The debate on teaching the Theory of Evolution has been an example of a culture war in the United States for several decades. The criticism behind the teaching of Evolution stems from the fear that teaching Evolution to students morally corrupts them and makes them atheists. Many parents want their children to see Creationism taught alongside the Theory of Evolution in the classroom and many feel that it will confuse their children.
The Supreme Court has turned down many attempts for Creationism to be taught alongside the Theory of Evolution because, according to the courts, it does not follow the first amendment of the Constitution. The courts have interpreted the First Amendment as mandating a ‘separation of Church and State,’ and teaching Creationism would bring the Christian religion into a classroom that may contain students of other religions and Christian denominations that do not believe in Creationism. There are many articles you can read about the debate, but nothing visualizes a debate like a film.
The 2014 film A Matter of Faith, directed by Rich Christiano, focuses on the story of a Christian girl named Rachel going into her freshman year of college as a Biology major. Rachel, played by Jordan Trovillion, learns about Evolution in her Biology class with the school’s beloved Biology professor, Professor Kaman. Professor Kaman, played by Harry Anderson, is comedic and loved by students at the college, but he is firm in his belief in Evolution.
Rachel begins to question her beliefs while in Professor Kaman’s class and her father begins to notice. Before Rachel went to college, she read her Bible avidly, so her father slipped $50 into her Bible as a surprise. When Rachel returns home, her father checks the Bible to see if Rachel saw the money and the money is still there. Rachel’s father, played by Jay Pickett, goes to the school to confront Rachel’s biology professor once he learns about what she is being taught. Rachel’s father, Stephen, is challenged to a debate by Professor Kaman on Creationism versus Evolution. Rachel’s father accepts the challenge and they both begin to prep for the debate.
Rachel’s father finds out from one of Rachel’s classmates, named Evan, that there was another Professor who was fired after Professor Kaman was hired at the college. The professor lost his job because he taught Creationism in the classroom. This professor, Professor Portland, left the school 12 years ago and hasn’t returned since he lost his job. Professor Portland, played by Clarence Gilyard Jr., refuses to help Rachel’s father and Rachel’s father is left to prep on his own.
Not only do Rachel’s father’s sources fall through, but he is also losing his relationship with Rachel because of the debate. Rachel enjoys her class with Kaman and believes he may be right. Not only that, but Kaman also encourages her to be her own person, something that her dad does not do. Evan, played by Chandler Macocha, helps Rachel with her spiritual struggles by showing her she was never really committed to Christ. Rachel and her father eventually make up before the debate, but that doesn’t make the challenge any easier for her father. Rachel’s father has no experience debating and Professor Kaman has years of experience. The proof that there are students who support Rachel’s father’s cause and the support of his daughter is motivation for him to keep up the debate.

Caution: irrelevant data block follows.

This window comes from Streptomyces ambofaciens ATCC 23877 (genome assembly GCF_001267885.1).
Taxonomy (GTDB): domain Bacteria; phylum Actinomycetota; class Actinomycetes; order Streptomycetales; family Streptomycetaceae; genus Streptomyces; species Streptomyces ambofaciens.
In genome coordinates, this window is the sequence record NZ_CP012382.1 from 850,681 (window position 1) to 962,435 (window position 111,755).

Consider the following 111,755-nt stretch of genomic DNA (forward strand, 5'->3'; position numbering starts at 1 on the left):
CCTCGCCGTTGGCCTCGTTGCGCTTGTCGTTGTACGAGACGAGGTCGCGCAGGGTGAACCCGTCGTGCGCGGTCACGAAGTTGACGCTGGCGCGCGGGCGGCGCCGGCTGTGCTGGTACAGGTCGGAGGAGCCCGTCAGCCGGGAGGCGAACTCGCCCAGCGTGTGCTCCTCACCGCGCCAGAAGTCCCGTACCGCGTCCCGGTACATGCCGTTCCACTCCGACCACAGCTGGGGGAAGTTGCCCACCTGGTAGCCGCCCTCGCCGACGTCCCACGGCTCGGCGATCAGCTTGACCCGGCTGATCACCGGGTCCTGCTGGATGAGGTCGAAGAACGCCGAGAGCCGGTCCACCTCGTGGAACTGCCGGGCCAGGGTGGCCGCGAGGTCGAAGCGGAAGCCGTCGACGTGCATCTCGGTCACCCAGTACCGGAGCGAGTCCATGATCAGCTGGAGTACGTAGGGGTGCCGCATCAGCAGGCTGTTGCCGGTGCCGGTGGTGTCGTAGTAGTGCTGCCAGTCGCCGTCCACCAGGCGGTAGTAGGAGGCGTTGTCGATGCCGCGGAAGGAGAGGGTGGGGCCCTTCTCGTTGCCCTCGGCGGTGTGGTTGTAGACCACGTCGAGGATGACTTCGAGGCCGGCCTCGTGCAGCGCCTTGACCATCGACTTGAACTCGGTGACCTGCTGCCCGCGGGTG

When debate time rolls around in the film, the suspense begins to build. The college auditorium is filled with people from both sides of the debate. Both Professor Kaman and Rachel’s father are asked for their opening statements. The opening statement goes well for Rachel’s father, but after that he gets frustrated and struggles defending his points. Professor Kaman begins to spit out facts that Rachel’s father can only respond to with a need for faith in God.
There is a shocking turn of events when Professor Portland shows up in Rachel’s father’s defense. Portland, previously being a biology professor himself, is prepared to combat the facts that Kaman is throwing out. He challenges Kaman’s belief in a big bang and complex life coming from cells. Kaman combats these points by saying simple organisms can be made into more complex organism in a lab. Portland retorts that people made that life though, and it is not intelligent. The two go back and forth until Kaman is left in silence after being questioned about his belief. The verdict is reached that both Creationism and Evolution should be taught to give students a choice in what they believe.
While I do not agree with the outcome the Professors come up with in their debate, I do believe there are some key points viewers can take away from this film. A Matter of Faith shows that you can be faithful to God when being taught Evolution in the classroom. Evan is one example of this. Evan took Professor Kaman’s biology class and did the best he could, but he did not let the teaching of the Theory of Evolution affect his beliefs and relationship with God. This film shows that, when a situation is presented that conflicts with your faith, it is your strength in your faith that determines if you lose faith in God. Rachel’s problem was not that the teaching of Evolution was corrupting her relationship with God, but that her relationship with God was flawed prior to learning about the Theory of Evolution.
While people of faith and disciples of science share more in common than most of us would think, the focus of our public awareness in our culture is often on the smaller points of contention. This film seeks to explore what is at the crux of these differences. A Matter of Faith is a wonderful film for anyone struggling with issues, like Rachel, when it comes to the teaching of the Theory of Evolution.
(1). A Matter of Faith. Directed by Rich Christiano, performances by Jordan Trovillion, Jay Pickett, Harry Anderson, Chandler Macocha, Clarence Gilyard Jr., and Barrett Carnahan, Five & Two Pictures, 2014.